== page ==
Weight loss percentage (%) by heating=[{(Weight before heating)−(Weight after heating)}/(Weight before heating)]×100

(5) The sensory evaluation of frozen minced meats was conducted on juiciness and stiffness.

These results are in Tables 33 and 34.

TABLE 33
Evaluation of minced meat on 1-day of freezer storage
Drip Change on heating
pH A B C D A B C D
MC
Test 6.51 52.6  50.2  2.4  4.6
group 1
Test 6.51 54.65 52.06 2.59 4.7
group 2
Test 7.09 51.29 49.77 1.52 3  
group 3
MP
Test 6   58.84 53.47 5.37 9.1 53.74 41.08 12.39 23.2
group 1
Test 6.06 56.36 52.94 3.42 6.1 52.94 44.5   8.44 15.9
group 2
Test 6.98 56.35 55.74 0.61 1.1 55.74 49.76  5.98 10.7
group 3
Note:
The symbols “A”, “B”, “C” and “D” mean “weight before freezing (g)”, “weight after freezing (g)”, “weight difference (g)”, and “weight loss percentage (%)”. The symbols “MC” and “MP” mean “minced chicken” and “minced pork”.

TABLE 34
Evaluation of minced meat on 26-days of freezer storage
Drip Change on heating
A B C D A B C D
MC
Test 57.01 53.33 3.68 6.6
group 1
Test 54.11 50   4.11 7.6
group 2
Test 51.41 49.68 1.73 3.4
group 3
MP
Test 56.86 52.25 4.61 8.1 52.25 41.91 10.34 19.8
group 1
Test 57.31 52.25 4.79 8.4 52.52 43.63  8.89 16.9
group 2
Test 60.9  59.86 1.04 1.7 59.86 53.6   6.26 10.5
group 3
Note:
The symbols “A”, “B”, “C” and “D” mean “weight before freezing (g)”, “weight after freezing (g)”, “weight difference (g)”, and “weight loss percentage (%)”. The symbols “MC” and “MP” mean “minced chicken” and “minced pork”.

As shown in Tables 33 and 34, the pHs of minced chicken and pork in the test group 3 with 5% by weight of trehalose, 0.1% by weight of sodium carbonate, and 0.2% by weight of an emulsifier, increased by 0.5 and about 1.0, respectively, as compared with those in the test group 1. Thus, the pH increased depending on the minced meat tested. In the test group 3, the drip of the minced chicken and pork after thawing were prevented, particularly, the effect was clear cut in the minced pork. The heat shrinkage of minced pork in the test group 3 was lesser than those in the test groups 1 and 2.

EXAMPLE 10

The following methods were carried out to study the freezing-denaturation inhibitory effect of an inhibitory agent on a ham.

Method for Preparing Minced Meat

A lump of ham produced in Japan was minced by a chopper into 3 mm slices which were then admixed with an agent consisting of 0.093% by weight of sodium carbonate (test group 1); 0.185% by weight of sodium carbonate (test group 2); an agent consisting of 5% by weight of trehalose, 0.1% by weight of sodium carbonate, and 0.2% by weight of an emulsifier (test group 3); an agent consisting of 5% by weight of trehalose, 0.193% by weight of sodium carbonate, 0.2% by weight of an emulsifier (test group 4); or an agent consisting of 5% by weight of sorbitol, 0.1% by weight of sodium carbonate, and 0.2% by weight of an emulsifier (test group 5); or admixed with nothing (test group 6), followed by homogeneous mixing. The resulting mixtures were mixed on a “COCK MASTER”, a mixer, for 30 sec (10 sec×3 times), shaped by placing in plastic petri-dishes, 90 mm in diameter and 10 mm in depth, wrapped, and freezed for storing at −20° C.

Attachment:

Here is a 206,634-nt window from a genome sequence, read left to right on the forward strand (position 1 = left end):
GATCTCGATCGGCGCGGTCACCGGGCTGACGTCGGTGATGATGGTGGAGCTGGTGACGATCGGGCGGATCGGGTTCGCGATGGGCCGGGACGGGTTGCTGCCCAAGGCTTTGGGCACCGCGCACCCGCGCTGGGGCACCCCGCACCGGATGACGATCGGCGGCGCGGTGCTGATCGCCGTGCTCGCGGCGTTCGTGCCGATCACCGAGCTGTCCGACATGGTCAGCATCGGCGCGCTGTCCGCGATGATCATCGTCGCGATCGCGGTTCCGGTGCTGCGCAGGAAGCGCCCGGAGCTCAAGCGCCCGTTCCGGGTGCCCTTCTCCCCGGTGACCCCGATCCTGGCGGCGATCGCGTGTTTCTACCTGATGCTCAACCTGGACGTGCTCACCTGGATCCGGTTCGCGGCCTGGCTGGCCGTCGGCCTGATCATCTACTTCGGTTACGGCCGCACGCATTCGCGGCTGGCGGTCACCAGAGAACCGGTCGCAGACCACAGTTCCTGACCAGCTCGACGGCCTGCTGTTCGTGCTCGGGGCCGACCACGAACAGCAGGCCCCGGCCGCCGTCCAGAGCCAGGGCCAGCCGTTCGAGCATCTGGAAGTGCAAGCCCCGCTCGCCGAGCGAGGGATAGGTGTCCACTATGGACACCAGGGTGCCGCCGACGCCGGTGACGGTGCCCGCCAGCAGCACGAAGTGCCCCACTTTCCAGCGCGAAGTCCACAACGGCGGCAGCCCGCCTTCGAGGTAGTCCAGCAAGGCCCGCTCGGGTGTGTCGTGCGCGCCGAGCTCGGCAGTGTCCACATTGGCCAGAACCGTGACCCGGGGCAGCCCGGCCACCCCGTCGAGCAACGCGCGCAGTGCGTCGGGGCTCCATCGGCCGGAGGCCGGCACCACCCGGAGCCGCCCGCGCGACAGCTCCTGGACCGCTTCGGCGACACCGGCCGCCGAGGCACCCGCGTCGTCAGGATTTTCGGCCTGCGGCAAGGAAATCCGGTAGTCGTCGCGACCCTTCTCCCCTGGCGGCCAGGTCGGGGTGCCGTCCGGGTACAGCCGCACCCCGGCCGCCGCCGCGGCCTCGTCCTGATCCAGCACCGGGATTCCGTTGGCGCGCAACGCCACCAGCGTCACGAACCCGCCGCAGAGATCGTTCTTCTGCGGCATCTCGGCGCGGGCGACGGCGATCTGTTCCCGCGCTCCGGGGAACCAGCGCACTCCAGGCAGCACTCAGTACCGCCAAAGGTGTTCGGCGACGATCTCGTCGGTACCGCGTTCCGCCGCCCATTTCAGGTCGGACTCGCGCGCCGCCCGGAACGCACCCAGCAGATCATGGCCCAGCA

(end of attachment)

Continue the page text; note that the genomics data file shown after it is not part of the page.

Evaluation Method for Minced Meat

Frozen minced meats before and 3-days after freezing were evaluated similarly as in Example 10 except that the drip was measured by placing a frozen minced meat in a putty form on a two-folded “TOYOROSHI NO.2”, a filter paper, 125 mm in diameter, commercialized by Toyo Roshi Kaisha, Ltd., Tokyo, Japan; and measuring the weight before freezing, and after freezing for three hours in a 10° C. freezer. The evaluation results are in Tables 35 to 38. The moisture content was 75% by weight.

TABLE 35
Result on pH measurement
Test group 1 2 3 4 5 6
pH 6.1 6.44 6.22 6.5 6.17 5.86

TABLE 36
Weight change on heating of a frozen minced meat
in a putty form before freezing, stored at 5° C.
until measurement
Test group 1 2 3 4 5 6
Weight before 50.07 50.39 50.09 50.43 50.36 50.59
heating (g)
Weight after 42.43 45.49 43.48 46.23 43.49 39.55
heating (g)
Weight 7.46 4.9 6.61 4.2 6.87 11.04
difference (g)
Weight loss
percentage 15.3 9.7 13.2 8.3 13.6 21.8
by heating (%)

TABLE 37
Drip after thawing on 3-days of freezer storage
Test group 1 2 3 4 5 6
Weight before 50.14 49.93 49.79 50.03 50.03 49.89
heating (g)
Weight after 46.99 47.95 48.27 49.54 47.93 45.09
heating (g)
Weight 3.15 2.03 1.52 0.91 2.1 4.8
difference (g)
Weight loss
percentage 6.3 4.1 3.1 1.8 4.2 9.6
by heating (%)

TABLE 38
Weight change on heating of a thawed minced meat
in a putty from
Test group 1 2 3 4 5 6
Weight before 46.99 47.95 48.27 49.54 47.93 45.09
heating (g)
Weight after 38.94 42.73 40.92 44.54 40.86 34.93
heating (g)
Weight 8.05 5.22 7.35 4.2 7.07 10.16
difference (g)
weight loss
percentage 17.1 10.9 15.3 8.3 14.8 22.5
by heating (%)